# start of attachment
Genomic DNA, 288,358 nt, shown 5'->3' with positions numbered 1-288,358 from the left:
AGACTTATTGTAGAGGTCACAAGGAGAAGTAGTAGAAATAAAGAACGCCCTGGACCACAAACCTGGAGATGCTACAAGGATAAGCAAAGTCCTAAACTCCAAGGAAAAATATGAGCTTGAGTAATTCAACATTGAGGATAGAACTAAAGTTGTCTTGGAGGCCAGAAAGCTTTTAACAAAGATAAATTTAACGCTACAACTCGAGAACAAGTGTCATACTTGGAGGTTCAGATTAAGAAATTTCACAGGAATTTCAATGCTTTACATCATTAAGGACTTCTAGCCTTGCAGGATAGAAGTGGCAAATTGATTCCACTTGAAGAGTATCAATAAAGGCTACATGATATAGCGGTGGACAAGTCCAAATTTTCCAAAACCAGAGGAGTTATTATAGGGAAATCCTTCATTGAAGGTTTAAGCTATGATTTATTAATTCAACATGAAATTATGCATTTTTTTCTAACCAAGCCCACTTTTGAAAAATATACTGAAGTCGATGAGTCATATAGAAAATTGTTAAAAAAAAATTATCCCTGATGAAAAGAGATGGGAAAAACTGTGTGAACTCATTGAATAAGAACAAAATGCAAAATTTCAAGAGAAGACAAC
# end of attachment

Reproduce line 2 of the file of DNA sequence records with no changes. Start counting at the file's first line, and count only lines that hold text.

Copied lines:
AGACTTATTGTAGAGGTCACAAGGAGAAGTAGTAGAAATAAAGAACGCCCTGGACCACAAACCTGGAGATGCTACAAGGATAAGCAAAGTCCTAAACTCCAAGGAAAAATATGAGCTTGAGTAATTCAACATTGAGGATAGAACTAAAGTTGTCTTGGAGGCCAGAAAGCTTTTAACAAAGATAAATTTAACGCTACAACTCGAGAACAAGTGTCATACTTGGAGGTTCAGATTAAGAAATTTCACAGGAATTTCAATGCTTTACATCATTAAGGACTTCTAGCCTTGCAGGATAGAAGTGGCAAATTGATTCCACTTGAAGAGTATCAATAAAGGCTACATGATATAGCGGTGGACAAGTCCAAATTTTCCAAAACCAGAGGAGTTATTATAGGGAAATCCTTCATTGAAGGTTTAAGCTATGATTTATTAATTCAACATGAAATTATGCATTTTTTTCTAACCAAGCCCACTTTTGAAAAATATACTGAAGTCGATGAGTCATATAGAAAATTGTTAAAAAAAAATTATCCCTGATGAAAAGAGATGGGAAAAACTGTGTGAACTCATTGAATAAGAACAAAATGCAAAATTTCAAGAGAAGACAAC